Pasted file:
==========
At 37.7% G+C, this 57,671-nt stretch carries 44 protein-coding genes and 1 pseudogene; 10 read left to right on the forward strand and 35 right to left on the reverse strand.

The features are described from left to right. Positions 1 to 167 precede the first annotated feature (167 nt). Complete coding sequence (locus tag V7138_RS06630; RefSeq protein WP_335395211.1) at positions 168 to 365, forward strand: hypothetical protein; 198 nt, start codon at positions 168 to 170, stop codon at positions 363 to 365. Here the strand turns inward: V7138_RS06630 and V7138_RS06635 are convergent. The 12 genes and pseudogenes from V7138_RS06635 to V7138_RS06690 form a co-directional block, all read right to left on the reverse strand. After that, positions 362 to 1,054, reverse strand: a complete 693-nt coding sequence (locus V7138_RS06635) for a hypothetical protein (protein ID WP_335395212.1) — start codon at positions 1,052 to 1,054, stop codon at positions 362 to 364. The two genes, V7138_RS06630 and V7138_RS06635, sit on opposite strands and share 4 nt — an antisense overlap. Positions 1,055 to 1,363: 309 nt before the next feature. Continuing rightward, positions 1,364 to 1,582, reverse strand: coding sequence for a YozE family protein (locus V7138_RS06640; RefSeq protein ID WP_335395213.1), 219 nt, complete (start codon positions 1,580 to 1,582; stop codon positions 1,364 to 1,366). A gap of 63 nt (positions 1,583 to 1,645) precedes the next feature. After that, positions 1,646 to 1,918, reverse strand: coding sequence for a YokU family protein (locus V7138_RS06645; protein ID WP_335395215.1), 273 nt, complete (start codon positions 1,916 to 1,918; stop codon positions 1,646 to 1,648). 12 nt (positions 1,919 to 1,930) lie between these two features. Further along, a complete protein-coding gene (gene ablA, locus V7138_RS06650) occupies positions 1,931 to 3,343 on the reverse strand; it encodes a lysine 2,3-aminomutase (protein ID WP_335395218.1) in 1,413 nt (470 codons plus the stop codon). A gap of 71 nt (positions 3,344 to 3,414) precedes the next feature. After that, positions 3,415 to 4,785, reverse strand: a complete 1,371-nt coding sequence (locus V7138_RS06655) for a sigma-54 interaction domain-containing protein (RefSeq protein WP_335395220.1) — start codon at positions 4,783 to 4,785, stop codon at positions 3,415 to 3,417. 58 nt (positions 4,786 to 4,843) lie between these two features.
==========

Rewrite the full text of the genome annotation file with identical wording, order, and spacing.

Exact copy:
At 37.7% G+C, this 57,671-nt stretch carries 44 protein-coding genes and 1 pseudogene; 10 read left to right on the forward strand and 35 right to left on the reverse strand.

The features are described from left to right. Positions 1 to 167 precede the first annotated feature (167 nt). Complete coding sequence (locus tag V7138_RS06630; RefSeq protein WP_335395211.1) at positions 168 to 365, forward strand: hypothetical protein; 198 nt, start codon at positions 168 to 170, stop codon at positions 363 to 365. Here the strand turns inward: V7138_RS06630 and V7138_RS06635 are convergent. The 12 genes and pseudogenes from V7138_RS06635 to V7138_RS06690 form a co-directional block, all read right to left on the reverse strand. After that, positions 362 to 1,054, reverse strand: a complete 693-nt coding sequence (locus V7138_RS06635) for a hypothetical protein (protein ID WP_335395212.1) — start codon at positions 1,052 to 1,054, stop codon at positions 362 to 364. The two genes, V7138_RS06630 and V7138_RS06635, sit on opposite strands and share 4 nt — an antisense overlap. Positions 1,055 to 1,363: 309 nt before the next feature. Continuing rightward, positions 1,364 to 1,582, reverse strand: coding sequence for a YozE family protein (locus V7138_RS06640; RefSeq protein ID WP_335395213.1), 219 nt, complete (start codon positions 1,580 to 1,582; stop codon positions 1,364 to 1,366). A gap of 63 nt (positions 1,583 to 1,645) precedes the next feature. After that, positions 1,646 to 1,918, reverse strand: coding sequence for a YokU family protein (locus V7138_RS06645; protein ID WP_335395215.1), 273 nt, complete (start codon positions 1,916 to 1,918; stop codon positions 1,646 to 1,648). 12 nt (positions 1,919 to 1,930) lie between these two features. Further along, a complete protein-coding gene (gene ablA, locus V7138_RS06650) occupies positions 1,931 to 3,343 on the reverse strand; it encodes a lysine 2,3-aminomutase (protein ID WP_335395218.1) in 1,413 nt (470 codons plus the stop codon). A gap of 71 nt (positions 3,344 to 3,414) precedes the next feature. After that, positions 3,415 to 4,785, reverse strand: a complete 1,371-nt coding sequence (locus V7138_RS06655) for a sigma-54 interaction domain-containing protein (RefSeq protein WP_335395220.1) — start codon at positions 4,783 to 4,785, stop codon at positions 3,415 to 3,417. 58 nt (positions 4,786 to 4,843) lie between these two features.